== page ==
Fox explains: "There's a lot of discussion about rating agencies on the ESG side of things and they're no different to sell side analysis on the financial side, it's just an opinion or view."

As a result, Fox says they go back to the source of the information, conducting research themselves to create a framework to investing.

He adds; "I think data allows you to flush out the companies that are truly performing well and the ones that aren't.  You often find companies that people have quite a negative perception of for whatever reasons; actually, when you look at the data they're pretty good."

Sustainable stereotypes

Within his investment philosophy, Fox has four key factors he looks for when searching for sustainable investment options.  

"Products and services, ESG leadership, value creation, valuation; those are the four things that we will look at to decide whether something is worth investing in. We have found that as an investor we must observe the operations of a company; that is its ESG standards effectively.  Then on the financial side it is about looking at value creation: has it had any value financially as a business?  Can you buy it at a reasonable price?"

Yet it is equally important not to get sucked in by what appears to be a good sustainable story or simple thematics. After all, there are plenty of great themes that make no money for anyone, he says.

"Sustainability is everywhere and nowhere.  You can find sustainability in Greggs, you can find sustainability in AstraZeneca.  But investors must not get sucked into stereotypes about what sustainability can or can't be. There are so many different views on a company, so it must come back to your own definitions.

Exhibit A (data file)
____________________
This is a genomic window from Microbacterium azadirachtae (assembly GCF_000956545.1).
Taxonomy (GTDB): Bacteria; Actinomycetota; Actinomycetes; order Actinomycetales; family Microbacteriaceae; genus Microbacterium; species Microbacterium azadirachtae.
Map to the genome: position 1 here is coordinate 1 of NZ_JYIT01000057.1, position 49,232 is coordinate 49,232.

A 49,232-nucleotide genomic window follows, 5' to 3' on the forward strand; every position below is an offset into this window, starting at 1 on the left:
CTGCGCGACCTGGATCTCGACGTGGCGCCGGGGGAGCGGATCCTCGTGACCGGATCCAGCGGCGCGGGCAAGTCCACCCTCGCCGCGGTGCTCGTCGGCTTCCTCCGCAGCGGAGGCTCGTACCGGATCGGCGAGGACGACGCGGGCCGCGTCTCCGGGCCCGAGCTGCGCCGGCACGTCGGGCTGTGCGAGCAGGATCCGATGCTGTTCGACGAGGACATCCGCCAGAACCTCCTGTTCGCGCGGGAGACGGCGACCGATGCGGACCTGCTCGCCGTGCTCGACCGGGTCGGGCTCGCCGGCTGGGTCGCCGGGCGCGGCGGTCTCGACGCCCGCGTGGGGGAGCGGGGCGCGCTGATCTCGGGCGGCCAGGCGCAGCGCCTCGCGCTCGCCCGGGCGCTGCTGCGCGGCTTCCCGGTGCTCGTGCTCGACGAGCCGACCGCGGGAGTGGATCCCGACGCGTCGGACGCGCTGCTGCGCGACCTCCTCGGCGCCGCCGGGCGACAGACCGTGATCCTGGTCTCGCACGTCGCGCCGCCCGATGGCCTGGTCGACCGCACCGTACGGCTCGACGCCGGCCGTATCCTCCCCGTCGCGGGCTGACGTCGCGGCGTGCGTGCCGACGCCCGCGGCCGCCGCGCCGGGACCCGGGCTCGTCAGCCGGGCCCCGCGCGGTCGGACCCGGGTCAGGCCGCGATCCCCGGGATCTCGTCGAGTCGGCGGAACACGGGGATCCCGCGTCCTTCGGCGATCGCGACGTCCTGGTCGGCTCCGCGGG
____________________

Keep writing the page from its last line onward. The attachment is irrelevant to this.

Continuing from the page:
"Understand that sustainability comes in many shapes and sizes and there are many companies out there that just because they're not trying to save the world, they are actually great corporate citizens and worthy of investment."

 

Find out more about Royal London Asset Management's Sustainable Investing please visit Sustainable investing | Intermediaries | RLAM

 

This post is funded by Royal London Asset Management

 

The value of investments and the income from them may go down as well as up and is not guaranteed. Investors may not get back the amount invested.

For Professional Clients only, not suitable for Retail Clients.

This is a financial promotion and is not investment advice. The views expressed are those of the author at the date of publication unless otherwise indicated, which are subject to change.

For more information on the funds or the risks of investing, please refer to the Prospectus and Key Investor Information Document (KIID), available on the relevant Fund Information page at www.rlam.com.

Issued in September 2023 by Royal London Asset Management Limited, 80 Fenchurch Street, London, EC3M 4BY. Authorised and regulated by the Financial Conduct Authority, firm reference number 141665. A subsidiary of The Royal London Mutual Insurance Society Limited.